These 5 Stats Show Why Millennials Are Changing The Alcohol Industry

From where they’re drinking to what they drink out of, young drinkers are upending industry traditions with their preferences—and these five stats show why…

From burgeoning moderation trends to the kinds of drinks that they prefer, we continue to see the next generation drinkers shake up the alcohol industry. Wine and beer are the top two alcohols that 21-36-year-olds like to drink, according to our most recent survey on nightlife and drinking—but how, when, and what kinds of beer and wine they’re drinking are forcing the industry to change and adjust to their preferences. Millennials spend more on craft beer than any other generation according to C+R Research, who report that over half of the young demo say that they have at least one craft beer every week. But chasing a new label has become a sport among young drinkers, creating a race to release new beers in the industry. Magic Hat’s President tells YPulse that it’s “all about new experiences and new flavors,” for younger consumers—prompting the brand to create a new beer/wine hybrid line. (Craft beer and red wine come are at the top of the list of their go-to drinks on a typical night of drinking according to YPulse data, so mixing those two could be appealing.)

With new lines of beverages being invented for them, it’s no surprise there is more competition than ever for their beverage dollars. According to Bloomberg, the youngest generation of drinkers are spiking sales of spirits like mezcal, sparkling wine, and hard seltzer—all helping to slow sales of big beer brands. The wine industry is also reporting slowing sales, and blaming young consumers, with the CEO of Wine Intelligence telling The Drinks Business, “We need to realize we are in a pitched battle for the hearts and minds of the next generation…When they do choose…

 
 

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Quote of the Day:  Millennials have grown up in a world where consuming wine outdoors—or any location outside of the traditional table—is more acceptable than generations past.”—Kate McManus, VP of Marketing, Delicato Family Wines (Wine Spectator)

Young consumers are “killing the shopping spree.” Whether they’re signing up for the growing number of clothing subscription services (Rent the Runway, Le Tote, Urban Outfitters, etc.), shopping second-hand, or just culling their closets—young shoppers are quitting fast fashion in droves. Some are inspired by Marie Kondo’s joy-sparking brand of minimalism, while others want to help the environment—and still others are just seeking a wide range of things to wear at a lower price. (Vice)

Airbnb is launching “adventures” for experience-seeking young travelers. The site that started with accommodations and moved into one-off “experiences” (like dinner parties) now offers multi-day excursions, complete with guides, gear, meals, and accommodations. The platform already features over 200 trips in 40 countries, including a tiger-tracking expedition in Kenya and a trek through the canyons of Oman. (Fast Company)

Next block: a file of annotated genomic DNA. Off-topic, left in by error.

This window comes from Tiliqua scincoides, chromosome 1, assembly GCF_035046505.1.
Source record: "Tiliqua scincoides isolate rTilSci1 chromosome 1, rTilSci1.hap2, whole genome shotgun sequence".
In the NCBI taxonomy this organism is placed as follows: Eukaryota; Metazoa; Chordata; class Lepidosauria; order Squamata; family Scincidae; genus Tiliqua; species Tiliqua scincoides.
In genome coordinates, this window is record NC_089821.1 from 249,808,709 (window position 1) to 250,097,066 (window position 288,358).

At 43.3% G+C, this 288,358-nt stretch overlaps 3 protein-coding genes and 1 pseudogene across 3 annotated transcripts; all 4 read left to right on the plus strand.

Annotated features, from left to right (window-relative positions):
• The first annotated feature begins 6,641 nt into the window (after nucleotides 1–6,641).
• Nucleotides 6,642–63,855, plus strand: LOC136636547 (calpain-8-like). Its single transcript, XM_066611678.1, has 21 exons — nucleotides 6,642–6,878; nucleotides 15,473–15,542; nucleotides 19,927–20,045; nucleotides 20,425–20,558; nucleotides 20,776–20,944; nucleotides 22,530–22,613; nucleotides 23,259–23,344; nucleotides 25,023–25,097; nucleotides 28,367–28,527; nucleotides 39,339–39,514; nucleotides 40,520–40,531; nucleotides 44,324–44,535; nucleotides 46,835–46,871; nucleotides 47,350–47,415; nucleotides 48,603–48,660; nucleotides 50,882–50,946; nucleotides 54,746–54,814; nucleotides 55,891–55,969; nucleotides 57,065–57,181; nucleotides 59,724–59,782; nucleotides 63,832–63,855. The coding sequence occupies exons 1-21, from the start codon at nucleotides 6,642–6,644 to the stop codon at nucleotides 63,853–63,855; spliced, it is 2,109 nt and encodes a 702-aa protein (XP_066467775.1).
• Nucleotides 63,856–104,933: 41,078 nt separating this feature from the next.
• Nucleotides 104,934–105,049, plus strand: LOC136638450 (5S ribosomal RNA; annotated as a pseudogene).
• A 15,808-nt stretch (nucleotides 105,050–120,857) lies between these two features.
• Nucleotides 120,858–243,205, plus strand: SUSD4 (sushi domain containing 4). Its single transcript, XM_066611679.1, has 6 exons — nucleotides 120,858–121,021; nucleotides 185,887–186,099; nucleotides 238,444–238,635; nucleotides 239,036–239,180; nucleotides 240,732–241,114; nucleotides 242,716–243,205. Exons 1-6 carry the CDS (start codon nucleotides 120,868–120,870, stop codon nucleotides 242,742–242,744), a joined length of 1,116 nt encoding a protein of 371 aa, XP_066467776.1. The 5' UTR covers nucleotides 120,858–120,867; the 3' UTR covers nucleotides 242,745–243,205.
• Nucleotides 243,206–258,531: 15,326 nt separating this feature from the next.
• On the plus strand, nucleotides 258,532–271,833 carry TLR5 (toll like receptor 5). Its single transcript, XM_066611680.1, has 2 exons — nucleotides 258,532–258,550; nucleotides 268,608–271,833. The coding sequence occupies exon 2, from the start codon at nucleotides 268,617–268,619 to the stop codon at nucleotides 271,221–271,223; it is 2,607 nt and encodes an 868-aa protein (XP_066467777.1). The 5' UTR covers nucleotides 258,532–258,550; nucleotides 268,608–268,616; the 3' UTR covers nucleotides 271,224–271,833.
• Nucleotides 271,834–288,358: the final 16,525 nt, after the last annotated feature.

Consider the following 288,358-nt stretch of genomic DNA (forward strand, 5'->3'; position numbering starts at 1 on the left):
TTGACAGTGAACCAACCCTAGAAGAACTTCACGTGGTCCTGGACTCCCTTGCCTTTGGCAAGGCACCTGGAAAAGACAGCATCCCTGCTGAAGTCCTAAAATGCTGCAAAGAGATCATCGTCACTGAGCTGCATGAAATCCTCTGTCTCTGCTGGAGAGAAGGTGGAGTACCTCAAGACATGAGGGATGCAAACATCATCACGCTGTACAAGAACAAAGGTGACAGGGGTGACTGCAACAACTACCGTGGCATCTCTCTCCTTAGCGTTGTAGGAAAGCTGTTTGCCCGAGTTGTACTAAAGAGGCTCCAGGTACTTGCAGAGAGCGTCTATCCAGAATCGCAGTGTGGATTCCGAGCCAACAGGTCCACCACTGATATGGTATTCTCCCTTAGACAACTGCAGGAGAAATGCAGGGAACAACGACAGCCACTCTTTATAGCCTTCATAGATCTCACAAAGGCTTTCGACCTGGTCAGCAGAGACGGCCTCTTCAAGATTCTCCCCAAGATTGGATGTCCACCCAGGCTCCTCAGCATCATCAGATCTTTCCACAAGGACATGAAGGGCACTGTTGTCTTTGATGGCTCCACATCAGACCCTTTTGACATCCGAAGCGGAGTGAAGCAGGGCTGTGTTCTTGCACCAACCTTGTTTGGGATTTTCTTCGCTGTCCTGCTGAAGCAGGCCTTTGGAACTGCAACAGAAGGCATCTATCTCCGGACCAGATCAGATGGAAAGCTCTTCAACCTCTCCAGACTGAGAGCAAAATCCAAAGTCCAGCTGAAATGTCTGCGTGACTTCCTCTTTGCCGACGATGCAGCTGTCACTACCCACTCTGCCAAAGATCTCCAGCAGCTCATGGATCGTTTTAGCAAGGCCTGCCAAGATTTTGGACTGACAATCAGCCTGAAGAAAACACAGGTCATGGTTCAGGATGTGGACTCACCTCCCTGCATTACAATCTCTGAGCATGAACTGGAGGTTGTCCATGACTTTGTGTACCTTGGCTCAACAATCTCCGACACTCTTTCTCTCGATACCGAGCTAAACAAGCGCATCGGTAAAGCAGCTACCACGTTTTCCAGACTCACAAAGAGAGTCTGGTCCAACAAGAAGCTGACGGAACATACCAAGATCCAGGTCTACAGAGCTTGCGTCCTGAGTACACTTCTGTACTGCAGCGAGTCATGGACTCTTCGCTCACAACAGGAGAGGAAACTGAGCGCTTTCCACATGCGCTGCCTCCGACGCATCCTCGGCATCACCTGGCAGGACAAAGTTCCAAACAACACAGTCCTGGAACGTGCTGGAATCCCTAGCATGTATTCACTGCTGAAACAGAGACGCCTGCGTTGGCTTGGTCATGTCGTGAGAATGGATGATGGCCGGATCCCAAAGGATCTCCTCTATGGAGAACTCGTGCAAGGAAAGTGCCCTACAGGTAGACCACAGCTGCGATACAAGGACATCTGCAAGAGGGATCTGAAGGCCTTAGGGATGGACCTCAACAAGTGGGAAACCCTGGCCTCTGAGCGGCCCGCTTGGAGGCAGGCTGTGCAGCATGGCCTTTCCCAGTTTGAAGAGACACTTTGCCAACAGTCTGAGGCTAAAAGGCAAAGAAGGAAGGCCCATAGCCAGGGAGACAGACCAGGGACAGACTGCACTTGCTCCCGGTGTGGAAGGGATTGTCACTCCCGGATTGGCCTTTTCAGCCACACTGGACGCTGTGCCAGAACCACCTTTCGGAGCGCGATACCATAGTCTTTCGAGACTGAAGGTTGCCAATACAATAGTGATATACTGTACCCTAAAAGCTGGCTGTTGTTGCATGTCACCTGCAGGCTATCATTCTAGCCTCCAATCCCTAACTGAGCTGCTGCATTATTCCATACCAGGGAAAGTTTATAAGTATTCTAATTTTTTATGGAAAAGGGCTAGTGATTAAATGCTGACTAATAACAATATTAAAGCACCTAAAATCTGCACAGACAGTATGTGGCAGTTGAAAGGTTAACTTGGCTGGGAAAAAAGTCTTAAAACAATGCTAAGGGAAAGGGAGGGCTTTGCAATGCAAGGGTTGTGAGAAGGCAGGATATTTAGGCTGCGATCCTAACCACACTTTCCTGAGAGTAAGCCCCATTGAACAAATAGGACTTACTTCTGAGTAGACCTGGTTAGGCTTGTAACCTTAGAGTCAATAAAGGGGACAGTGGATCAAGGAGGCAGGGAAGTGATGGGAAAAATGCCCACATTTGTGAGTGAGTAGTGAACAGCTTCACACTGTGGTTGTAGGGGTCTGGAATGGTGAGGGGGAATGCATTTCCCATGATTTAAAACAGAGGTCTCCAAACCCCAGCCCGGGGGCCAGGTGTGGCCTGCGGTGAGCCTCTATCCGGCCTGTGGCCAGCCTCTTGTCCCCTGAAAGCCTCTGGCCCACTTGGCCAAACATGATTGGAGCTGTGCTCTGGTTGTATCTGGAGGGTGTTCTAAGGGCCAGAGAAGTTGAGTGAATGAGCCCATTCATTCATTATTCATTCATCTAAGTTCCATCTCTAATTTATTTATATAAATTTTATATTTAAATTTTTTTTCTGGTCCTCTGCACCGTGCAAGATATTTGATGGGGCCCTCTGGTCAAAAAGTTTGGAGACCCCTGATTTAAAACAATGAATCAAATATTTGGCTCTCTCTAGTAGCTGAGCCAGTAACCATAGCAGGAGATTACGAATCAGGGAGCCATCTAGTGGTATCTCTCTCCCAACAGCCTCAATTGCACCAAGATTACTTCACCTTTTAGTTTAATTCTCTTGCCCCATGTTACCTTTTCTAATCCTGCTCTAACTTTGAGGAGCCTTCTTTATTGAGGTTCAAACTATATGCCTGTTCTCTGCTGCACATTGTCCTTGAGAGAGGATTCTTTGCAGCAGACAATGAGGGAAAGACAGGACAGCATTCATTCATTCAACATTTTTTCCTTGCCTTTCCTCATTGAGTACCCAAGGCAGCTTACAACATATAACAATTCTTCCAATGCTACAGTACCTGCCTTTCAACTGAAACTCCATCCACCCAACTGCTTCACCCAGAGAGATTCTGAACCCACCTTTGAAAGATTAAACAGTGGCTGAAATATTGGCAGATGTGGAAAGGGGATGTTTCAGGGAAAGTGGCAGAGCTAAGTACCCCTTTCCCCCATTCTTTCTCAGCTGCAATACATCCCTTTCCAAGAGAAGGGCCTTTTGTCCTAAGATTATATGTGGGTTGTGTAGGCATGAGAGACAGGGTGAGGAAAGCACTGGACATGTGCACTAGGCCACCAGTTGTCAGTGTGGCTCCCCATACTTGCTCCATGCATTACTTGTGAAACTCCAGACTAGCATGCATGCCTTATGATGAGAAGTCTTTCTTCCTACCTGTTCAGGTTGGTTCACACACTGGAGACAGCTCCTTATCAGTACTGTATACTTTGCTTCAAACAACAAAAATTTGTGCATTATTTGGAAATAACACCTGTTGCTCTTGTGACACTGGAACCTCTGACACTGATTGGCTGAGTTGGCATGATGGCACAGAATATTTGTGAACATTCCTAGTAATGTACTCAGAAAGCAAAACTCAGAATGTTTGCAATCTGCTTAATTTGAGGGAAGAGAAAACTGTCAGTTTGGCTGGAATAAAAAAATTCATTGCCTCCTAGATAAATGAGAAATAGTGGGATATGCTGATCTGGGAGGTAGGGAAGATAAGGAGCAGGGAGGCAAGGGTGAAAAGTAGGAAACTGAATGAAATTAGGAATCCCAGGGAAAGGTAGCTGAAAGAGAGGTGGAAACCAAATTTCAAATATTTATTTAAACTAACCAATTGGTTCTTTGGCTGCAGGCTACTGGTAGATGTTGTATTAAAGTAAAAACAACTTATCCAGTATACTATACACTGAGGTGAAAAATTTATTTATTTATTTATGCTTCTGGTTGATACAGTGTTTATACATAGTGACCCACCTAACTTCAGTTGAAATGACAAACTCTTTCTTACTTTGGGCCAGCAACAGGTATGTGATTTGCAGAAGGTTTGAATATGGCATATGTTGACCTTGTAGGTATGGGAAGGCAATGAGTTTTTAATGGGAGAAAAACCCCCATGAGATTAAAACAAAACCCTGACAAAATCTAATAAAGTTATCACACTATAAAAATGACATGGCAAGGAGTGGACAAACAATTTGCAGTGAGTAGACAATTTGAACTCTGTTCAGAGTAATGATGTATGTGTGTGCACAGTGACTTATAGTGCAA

Tyson Foods is taking on the fake meat market with plant-based nuggets. The pea protein nuggets are the first in a line of “Raised & Rooted” products from Tyson Foods. The brand's CEO explains they’re catering to the “growing number of people open to flexible diets that include both meat and plant-based protein”—aka young flexitarians, not full-time vegans. But can a company known for its meat sell the idea that “this [trend] is about ‘and’—not ‘or’”? (The Verge)

Snapchatters can shop Levi’s new Pride Month jacket via selfie filter. The Shoppable feature is first enabled by scanning a QR code found at select stores or by getting a special Snapcode from a friend. Then, users can try on the special-edition trucker jacket via augmented reality, customizing it with one of two washes and a selection of six pins and patches. Once they complete the look, users can purchase the Pride Month Jacket—without ever leaving the app. (SJ)

Amazon’s new Echo Dot Kids Edition revamps the original. The new smart speakertakes many cues from the adult version’s second generation (it’s louder and rounder) but adds special features just for kids that go beyond a rainbow-striped color scheme. The device will come with a year of FreeTime Unlimited, a subscription service that includes popular Alexa skills like Pinkfong’s Baby Shark Adventures, as well as an enhanced parental control suite to address growing privacy concerns. (VarietyCNET)

Quote of the Day: “Young people still have an incredible interest in the Olympic Games…But the way they are consuming the Olympic Games—the type of content they are watching and the ways and the platforms on which they are watching—are fundamentally changing.”—Kit McConnell, Sports Director, International Olympic Committee (Bloomberg)

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